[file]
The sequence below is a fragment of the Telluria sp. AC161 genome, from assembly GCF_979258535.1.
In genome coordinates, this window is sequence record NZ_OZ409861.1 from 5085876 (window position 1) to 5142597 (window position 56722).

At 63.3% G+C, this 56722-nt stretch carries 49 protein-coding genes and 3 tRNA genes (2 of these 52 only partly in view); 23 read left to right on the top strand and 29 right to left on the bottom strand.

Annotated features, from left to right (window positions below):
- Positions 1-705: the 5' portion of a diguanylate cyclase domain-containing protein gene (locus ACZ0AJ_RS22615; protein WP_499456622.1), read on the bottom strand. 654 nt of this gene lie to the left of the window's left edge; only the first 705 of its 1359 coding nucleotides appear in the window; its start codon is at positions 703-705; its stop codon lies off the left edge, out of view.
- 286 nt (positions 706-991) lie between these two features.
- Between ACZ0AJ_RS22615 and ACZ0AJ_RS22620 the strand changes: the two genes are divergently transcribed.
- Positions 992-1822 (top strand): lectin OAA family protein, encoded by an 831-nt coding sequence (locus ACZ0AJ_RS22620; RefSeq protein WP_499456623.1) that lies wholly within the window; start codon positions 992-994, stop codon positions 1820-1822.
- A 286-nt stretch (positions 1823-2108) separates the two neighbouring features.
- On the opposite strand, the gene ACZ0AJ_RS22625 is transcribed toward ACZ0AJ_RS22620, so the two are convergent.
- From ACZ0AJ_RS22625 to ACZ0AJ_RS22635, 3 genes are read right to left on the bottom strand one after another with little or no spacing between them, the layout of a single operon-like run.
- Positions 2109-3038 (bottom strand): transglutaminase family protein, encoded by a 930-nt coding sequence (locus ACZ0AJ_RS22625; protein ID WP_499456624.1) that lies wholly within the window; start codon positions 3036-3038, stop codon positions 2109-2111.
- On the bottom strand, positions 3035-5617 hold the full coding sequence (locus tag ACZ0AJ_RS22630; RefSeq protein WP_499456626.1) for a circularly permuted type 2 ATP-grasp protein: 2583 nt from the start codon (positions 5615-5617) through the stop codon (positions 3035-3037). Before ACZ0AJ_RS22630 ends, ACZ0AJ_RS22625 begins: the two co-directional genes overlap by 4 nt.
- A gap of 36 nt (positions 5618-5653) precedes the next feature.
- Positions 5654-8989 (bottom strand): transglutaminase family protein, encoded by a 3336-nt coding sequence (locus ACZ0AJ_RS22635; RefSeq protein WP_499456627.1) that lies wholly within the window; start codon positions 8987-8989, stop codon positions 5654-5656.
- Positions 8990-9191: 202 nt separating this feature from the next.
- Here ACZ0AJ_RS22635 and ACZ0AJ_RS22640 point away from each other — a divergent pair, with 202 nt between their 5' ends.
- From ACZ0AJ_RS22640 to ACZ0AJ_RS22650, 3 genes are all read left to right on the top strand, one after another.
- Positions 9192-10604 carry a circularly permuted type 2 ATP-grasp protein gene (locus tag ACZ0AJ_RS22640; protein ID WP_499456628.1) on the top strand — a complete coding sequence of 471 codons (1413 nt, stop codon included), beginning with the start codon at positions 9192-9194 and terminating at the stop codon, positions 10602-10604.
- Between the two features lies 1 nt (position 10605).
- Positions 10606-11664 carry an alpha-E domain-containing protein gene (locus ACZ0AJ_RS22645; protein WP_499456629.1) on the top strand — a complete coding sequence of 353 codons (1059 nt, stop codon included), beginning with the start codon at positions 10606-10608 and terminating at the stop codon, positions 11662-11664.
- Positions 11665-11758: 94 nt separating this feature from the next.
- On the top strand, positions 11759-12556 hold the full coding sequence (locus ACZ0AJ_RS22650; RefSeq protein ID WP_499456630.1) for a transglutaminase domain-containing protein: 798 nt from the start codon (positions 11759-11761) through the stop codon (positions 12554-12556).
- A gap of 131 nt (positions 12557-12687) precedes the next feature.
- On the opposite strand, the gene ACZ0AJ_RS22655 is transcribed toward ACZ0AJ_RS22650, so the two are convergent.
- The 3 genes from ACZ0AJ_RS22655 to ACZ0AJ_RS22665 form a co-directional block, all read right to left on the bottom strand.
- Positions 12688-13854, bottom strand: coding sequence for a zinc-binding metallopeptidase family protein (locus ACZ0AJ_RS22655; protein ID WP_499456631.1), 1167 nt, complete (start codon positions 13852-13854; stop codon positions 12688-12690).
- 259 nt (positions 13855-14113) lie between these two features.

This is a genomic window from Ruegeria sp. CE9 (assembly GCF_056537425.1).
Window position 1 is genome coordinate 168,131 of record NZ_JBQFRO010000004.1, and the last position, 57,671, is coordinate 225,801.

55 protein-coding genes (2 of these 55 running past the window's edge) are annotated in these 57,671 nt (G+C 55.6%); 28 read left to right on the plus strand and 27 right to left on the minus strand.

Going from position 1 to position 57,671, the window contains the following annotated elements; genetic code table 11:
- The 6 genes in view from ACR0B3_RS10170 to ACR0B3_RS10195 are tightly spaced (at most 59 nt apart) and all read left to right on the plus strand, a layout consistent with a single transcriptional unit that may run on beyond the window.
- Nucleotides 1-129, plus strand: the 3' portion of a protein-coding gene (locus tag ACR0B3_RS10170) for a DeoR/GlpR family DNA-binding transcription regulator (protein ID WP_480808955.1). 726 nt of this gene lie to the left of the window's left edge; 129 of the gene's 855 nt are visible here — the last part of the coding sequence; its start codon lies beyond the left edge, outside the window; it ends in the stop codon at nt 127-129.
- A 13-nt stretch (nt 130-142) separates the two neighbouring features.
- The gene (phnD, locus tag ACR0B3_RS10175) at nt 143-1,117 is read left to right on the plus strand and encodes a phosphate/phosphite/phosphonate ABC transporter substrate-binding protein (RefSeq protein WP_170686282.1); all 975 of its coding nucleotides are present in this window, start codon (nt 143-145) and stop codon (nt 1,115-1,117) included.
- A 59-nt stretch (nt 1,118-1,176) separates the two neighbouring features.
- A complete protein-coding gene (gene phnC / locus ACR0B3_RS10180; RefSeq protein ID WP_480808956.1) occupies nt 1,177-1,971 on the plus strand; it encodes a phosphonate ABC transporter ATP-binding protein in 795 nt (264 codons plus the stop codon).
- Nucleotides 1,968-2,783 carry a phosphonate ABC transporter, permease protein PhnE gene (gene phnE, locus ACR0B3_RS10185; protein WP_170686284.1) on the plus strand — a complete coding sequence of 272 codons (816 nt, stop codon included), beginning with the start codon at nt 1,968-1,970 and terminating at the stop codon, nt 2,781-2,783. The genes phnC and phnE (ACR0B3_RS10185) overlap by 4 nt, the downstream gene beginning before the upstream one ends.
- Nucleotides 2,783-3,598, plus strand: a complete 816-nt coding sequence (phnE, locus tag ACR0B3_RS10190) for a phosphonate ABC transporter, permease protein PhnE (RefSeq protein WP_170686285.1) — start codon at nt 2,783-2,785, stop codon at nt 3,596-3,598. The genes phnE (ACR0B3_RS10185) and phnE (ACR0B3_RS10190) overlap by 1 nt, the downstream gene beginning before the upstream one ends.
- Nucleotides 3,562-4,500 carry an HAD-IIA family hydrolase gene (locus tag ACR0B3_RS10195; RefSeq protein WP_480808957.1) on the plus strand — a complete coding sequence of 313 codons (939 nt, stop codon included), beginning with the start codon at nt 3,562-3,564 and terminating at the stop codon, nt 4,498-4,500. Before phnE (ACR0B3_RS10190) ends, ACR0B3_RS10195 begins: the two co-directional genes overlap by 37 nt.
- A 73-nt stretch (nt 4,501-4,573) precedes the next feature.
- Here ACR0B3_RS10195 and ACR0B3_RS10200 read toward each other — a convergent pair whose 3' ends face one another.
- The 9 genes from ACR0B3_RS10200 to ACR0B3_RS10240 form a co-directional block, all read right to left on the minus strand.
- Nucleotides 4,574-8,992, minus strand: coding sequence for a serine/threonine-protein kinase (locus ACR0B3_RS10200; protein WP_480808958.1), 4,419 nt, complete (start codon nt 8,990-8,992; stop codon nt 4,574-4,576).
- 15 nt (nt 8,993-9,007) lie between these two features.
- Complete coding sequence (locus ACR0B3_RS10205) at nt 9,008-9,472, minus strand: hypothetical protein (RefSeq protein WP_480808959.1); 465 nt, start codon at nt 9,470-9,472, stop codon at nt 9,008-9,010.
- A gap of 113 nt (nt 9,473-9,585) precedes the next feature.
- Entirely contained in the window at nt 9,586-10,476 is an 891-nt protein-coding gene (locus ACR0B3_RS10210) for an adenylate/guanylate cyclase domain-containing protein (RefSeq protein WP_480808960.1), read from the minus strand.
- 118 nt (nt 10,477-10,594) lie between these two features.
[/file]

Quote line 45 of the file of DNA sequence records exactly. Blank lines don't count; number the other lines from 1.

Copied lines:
- Nucleotides 4,574-8,992, minus strand: coding sequence for a serine/threonine-protein kinase (locus ACR0B3_RS10200; protein WP_480808958.1), 4,419 nt, complete (start codon nt 8,990-8,992; stop codon nt 4,574-4,576).